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Discharge Instructions: Using a Walker to Get Up and Down from a Chair

Your doctor has prescribed a walker for you. To use your walker, you need to learn new ways to get around. A walker can help you when you get up and down from a chair or other furniture. (Note: If you have had your hip replaced, you may need special instructions. Ask your doctor or physical therapist to show you the best way to move safely.)

Woman using a walker to back up to chair.

Woman holding onto chair arms instead of walker and getting ready to sit down.

Woman lowering herself onto chair before sliding back.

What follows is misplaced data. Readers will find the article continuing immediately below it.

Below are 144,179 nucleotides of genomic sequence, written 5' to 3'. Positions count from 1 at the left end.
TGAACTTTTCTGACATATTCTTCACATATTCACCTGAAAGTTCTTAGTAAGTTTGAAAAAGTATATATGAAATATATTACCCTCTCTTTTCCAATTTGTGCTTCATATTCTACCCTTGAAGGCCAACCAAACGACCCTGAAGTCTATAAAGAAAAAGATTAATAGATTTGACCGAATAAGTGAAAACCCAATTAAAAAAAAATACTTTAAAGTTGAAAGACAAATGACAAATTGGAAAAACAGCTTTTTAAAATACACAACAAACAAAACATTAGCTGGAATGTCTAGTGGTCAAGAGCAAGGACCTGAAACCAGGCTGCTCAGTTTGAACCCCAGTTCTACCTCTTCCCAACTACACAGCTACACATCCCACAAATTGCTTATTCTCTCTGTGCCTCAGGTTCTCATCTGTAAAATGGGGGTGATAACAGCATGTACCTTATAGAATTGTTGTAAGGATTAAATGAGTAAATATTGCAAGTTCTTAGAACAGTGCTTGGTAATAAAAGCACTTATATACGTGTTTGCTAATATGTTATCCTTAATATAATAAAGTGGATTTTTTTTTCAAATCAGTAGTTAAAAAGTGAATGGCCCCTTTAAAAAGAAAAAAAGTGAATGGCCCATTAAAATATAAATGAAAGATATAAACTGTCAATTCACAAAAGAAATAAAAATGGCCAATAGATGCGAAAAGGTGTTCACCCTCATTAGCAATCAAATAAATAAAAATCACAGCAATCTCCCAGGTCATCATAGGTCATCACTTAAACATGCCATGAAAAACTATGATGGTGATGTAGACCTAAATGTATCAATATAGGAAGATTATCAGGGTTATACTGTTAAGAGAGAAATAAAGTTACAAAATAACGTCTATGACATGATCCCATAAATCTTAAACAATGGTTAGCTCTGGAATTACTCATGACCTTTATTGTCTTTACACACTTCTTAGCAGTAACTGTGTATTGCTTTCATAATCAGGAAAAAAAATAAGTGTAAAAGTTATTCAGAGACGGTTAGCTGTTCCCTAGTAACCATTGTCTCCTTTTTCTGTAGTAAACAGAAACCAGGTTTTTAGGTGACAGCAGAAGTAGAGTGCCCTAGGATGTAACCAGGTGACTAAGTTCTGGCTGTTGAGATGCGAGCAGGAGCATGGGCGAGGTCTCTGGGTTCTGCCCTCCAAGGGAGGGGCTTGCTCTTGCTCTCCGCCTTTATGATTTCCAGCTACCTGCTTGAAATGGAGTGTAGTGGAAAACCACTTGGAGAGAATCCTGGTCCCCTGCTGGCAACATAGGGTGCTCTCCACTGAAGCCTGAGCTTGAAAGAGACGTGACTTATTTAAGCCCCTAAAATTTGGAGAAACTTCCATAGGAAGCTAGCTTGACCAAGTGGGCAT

General Guidelines:

  • Remove things that may cause you to fall, such as throw rugs or electrical cords.

  • Arrange your household to keep the items you need handy. Keep everything else out of the way.

  • Keep your hands free by using a backpack, fanny pack, apron, or pockets to carry things.

To sit down:

  • Back up until you feel the chair behind you. If you have an injured leg, knee, or hip, extend that leg out in front of you.

  • Bend forward at your hip.

  • Reach behind you with one hand and grab the armrest or the side of the chair.

  • Now do the same with the other hand.

  • Lower yourself onto the center of the chair, then slide back.

To get up:

  • Slide away from the back of the chair until both your feet are firmly on the floor and you can reach the crossbar of the walker.

  • Hold the crossbar of the walker with one hand and the arm of the chair with the other.

    (Never try to use only the walker to stand up—it could tip over.)

  • Raise yourself slowly off the chair.


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